Friday, June 10, 2011


I watched The Hangover the other night with a friend. She had mentioned seeing the sequel with her family over the weekend and I (somewhat shamefacedly) admitted never having seen (or even really heard of) the original. My one sentence review: it is a better Very Bad Things (though that is not much of an accomplishment), and it pales next to both Wedding Crashers and Superbad in the boys-behaving-badly category of movies.

The strangest thing about The Hangover (and what really sank it for me) was how dated it felt. The jokes in the film (gags about Ecstasy, date rape drugs, and “crazy” Mike Tyson were the worst offenders) seemed as if they could have featured in a move produced at any point during the past fifteen years. In some cases--like the two jokes cited above--I actually think that the movie would have been much funnier five or ten years ago. As I watched, I kept experiencing this strange sense of laughing not because a joke struck me as particularly funny, but because I recognized that at one point it had been both topical and funny, and therefore I had an obligation to laugh in recognition of that fact rather than out of any actual humour being generated.

The plot also felt dated, particularly in the way the characters went about reconstructing the previous evening. Cell phones were virtually non-existent in the film and social networking is entirely absent. While all the usual clues help the characters solve the mystery (hospital bracelets, ATM receipts, photo albums), I couldn't help thinking that in 2009 when the film came out, I would assume that cell phones and social networking services (i.e. Facebook and Twitter) would be a much more likely source of information re: one's debauched night in Las Vegas.* In that sense, little about the film struck me as contemporary. I did not see my moment reflected back at me by the film; what I saw were previous films about partying in Las Vegas set in my historical moment. Minus the few cell phone calls that are made in the course of the movie (and the digital camera at the end), The Hangover  could have come out not long after Swingers (another movie whose charms The Hangover fails to match).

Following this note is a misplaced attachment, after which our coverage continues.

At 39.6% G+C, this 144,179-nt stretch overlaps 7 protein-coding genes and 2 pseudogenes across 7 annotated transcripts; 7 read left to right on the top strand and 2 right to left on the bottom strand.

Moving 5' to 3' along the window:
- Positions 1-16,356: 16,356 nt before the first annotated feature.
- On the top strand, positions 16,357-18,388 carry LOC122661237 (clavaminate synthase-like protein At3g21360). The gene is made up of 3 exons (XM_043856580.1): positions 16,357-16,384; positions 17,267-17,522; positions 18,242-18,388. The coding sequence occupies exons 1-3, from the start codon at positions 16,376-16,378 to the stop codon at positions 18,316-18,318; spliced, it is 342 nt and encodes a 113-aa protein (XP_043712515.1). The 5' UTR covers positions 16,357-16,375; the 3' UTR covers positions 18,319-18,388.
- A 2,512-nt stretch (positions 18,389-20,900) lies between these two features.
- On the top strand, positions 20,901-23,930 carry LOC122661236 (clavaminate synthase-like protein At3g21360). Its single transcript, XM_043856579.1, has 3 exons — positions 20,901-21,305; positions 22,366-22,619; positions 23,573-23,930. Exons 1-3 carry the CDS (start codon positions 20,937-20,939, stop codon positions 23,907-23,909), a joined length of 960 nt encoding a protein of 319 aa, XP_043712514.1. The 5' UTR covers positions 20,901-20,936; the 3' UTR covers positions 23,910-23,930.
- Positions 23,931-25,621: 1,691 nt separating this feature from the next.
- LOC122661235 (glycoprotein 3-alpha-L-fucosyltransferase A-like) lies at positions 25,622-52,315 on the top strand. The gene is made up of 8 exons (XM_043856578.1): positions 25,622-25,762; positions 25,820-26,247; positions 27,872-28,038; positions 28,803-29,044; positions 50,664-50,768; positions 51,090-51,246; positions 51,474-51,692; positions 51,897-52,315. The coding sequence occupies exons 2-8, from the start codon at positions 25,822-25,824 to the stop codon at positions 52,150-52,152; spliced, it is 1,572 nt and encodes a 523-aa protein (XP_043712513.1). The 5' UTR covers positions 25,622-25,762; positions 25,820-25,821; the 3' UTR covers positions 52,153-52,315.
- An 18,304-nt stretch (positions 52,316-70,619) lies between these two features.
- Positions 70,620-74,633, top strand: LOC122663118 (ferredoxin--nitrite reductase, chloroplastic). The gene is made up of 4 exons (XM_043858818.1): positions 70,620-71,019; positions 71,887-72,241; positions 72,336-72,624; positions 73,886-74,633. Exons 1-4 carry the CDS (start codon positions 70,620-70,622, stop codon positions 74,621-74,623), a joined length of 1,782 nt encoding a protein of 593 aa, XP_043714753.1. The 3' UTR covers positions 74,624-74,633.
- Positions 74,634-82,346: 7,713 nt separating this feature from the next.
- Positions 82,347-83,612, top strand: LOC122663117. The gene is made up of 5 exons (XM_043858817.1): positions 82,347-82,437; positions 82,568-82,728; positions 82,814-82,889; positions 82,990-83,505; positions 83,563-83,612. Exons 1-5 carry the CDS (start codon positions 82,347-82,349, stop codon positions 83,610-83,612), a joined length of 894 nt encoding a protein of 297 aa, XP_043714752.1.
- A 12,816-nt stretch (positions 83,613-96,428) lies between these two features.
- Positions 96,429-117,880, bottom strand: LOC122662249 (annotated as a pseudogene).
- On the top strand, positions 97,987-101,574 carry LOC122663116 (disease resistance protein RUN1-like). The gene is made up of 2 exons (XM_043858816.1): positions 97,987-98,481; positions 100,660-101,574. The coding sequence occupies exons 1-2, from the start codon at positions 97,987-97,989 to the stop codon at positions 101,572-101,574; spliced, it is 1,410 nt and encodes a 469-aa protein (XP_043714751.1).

Overall, I can't say that I disliked the film, but I will say that it left me extremely puzzled and nonplussed. I doubt I will see the sequel (I cannot understand the logic behind its existence other than “the first movie made money, so . . .” and I don't think that's enough to get me to a theatre).

*A better (read: more interesting) plot for this kind of movie: characters attempt to use Facebook/Twitter to research activities of night before, but run up against never-ending maze of links/etc. in attempt to access information OR service is unavailable/over capacity at key moments, paralyzing their reconstructive efforts (star of film: the Twitter whale).


  1. I am personally offended and distressed and experiencing other negative feelings over this review. In fact, I may have to go cry a little.

    (Time passes.)

    This is absurd! The Hangover, and Bradley Cooper with it, is a joy to human kind.

  2. I will say that Bradley Cooper's performance was excellent. Other good points: the shot of Ed Helms when he first wakes up (as accurate a visual depiction of the feeling of being hungover as I've ever seen), the decision not to have a montage of "crazy" partyting scenes, and Jeffrey Tambor.

    Most of the movie just left me cold, though.